“I think peer pressure is the best way to handle this,” said Bruce Karnes, a landlord who said he owns two Victorians on the Island.

But some renters who told their stories about rent increases and lost housing said they thought the council should do more than just strengthen the rent review committee.

"Council has a bigger responsibility than just dealing with this on a case by case basis," said Brian McGuire, who said the city should make changes to the municipal code to address rising rents.

Rasheed Shabazz said he supported the community process but that he would like to see the city go further by gathering the data council members said they intended to collect. Shabazz said he was among the hundreds of people evicted from Harbor Island Apartments in 2004; being in the same place for nine years has provided him with the stability to achieve other things that included attending the University at California, Berkeley.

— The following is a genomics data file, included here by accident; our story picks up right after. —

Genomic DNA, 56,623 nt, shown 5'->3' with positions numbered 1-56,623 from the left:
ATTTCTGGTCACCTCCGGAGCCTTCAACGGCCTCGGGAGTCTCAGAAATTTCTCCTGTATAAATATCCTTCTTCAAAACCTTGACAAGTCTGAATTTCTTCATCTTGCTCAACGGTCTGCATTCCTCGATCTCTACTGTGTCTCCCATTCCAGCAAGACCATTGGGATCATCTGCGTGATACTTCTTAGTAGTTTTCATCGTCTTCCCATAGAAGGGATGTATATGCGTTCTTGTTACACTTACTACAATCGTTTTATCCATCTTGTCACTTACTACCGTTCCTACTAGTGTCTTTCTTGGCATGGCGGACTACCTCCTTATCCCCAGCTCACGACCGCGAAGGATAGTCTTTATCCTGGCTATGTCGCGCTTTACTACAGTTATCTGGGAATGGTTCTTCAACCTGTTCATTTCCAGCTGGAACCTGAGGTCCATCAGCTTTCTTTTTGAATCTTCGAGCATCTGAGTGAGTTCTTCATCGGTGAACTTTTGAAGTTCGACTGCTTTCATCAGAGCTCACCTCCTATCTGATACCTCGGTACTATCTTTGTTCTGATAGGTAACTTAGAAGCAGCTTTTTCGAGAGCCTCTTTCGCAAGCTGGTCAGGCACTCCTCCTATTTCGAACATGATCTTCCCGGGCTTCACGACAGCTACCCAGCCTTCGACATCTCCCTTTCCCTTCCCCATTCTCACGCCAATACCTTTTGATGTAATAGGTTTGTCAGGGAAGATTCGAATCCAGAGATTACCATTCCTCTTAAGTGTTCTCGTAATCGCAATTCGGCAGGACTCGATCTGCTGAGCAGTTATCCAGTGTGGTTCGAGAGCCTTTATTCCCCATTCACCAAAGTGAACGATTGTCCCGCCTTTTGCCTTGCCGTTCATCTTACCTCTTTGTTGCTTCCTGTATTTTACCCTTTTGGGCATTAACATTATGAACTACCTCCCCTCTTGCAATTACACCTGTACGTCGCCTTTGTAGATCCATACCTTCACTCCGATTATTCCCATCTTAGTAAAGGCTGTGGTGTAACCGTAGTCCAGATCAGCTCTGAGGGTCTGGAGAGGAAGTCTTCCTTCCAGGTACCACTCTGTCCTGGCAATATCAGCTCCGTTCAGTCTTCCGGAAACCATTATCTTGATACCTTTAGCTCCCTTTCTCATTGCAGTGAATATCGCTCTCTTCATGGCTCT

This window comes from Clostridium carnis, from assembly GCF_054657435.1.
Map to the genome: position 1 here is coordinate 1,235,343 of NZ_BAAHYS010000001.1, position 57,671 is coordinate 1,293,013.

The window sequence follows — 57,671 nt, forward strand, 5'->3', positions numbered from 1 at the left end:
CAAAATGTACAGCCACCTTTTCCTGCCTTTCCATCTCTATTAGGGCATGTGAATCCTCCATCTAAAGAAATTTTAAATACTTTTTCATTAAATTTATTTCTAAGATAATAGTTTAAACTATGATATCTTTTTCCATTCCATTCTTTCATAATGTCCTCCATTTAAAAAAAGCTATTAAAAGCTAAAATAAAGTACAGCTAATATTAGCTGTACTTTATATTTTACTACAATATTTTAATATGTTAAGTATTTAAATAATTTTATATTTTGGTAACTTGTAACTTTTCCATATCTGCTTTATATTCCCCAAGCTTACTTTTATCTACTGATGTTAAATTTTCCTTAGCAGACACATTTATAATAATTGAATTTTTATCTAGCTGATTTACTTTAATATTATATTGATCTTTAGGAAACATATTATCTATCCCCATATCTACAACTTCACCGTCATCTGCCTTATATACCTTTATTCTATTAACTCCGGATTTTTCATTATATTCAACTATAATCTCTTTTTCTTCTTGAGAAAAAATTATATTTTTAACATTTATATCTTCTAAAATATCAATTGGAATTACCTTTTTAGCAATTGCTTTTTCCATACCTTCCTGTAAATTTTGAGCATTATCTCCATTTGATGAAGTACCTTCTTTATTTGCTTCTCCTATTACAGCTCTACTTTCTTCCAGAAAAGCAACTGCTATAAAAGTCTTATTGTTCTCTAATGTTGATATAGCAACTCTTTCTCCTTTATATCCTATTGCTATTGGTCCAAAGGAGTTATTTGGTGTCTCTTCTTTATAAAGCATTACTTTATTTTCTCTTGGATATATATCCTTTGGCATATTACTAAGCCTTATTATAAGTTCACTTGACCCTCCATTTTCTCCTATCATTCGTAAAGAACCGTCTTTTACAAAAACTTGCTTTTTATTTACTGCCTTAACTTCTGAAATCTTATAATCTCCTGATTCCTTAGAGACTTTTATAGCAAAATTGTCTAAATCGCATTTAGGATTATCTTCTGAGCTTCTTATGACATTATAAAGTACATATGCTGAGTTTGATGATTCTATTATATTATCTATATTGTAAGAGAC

"One of the takeaways of that is that this displacement is constant, especially against African Americans,” he said.

City Manager John Russo said he could prepare a plan to move forward on the discussion points in 90 days.


Submitted by C. (not verified) on Wed, Jan 21, 2015

So mere peer pressure from other landlords is supposed to be the way to keep greedy landlords in check? I guess that works if you function in an insular small town with a handful of landlords and property management associations in defacto control of setting rent rates. How could anyone argue that such a "police our own" mentality could ever protect tenants? The lack of transparency alone should be troubling.

Submitted by Kristen (not verified) on Wed, Jan 21, 2015

Agreed. The fox guarding the hen house always works out for the best, doesn't it?

Jon Spangler's picture
Submitted by Jon Spangler on Wed, Jan 21, 2015

The mediation approach favored by Don Lindsey and other landlords is worth trying.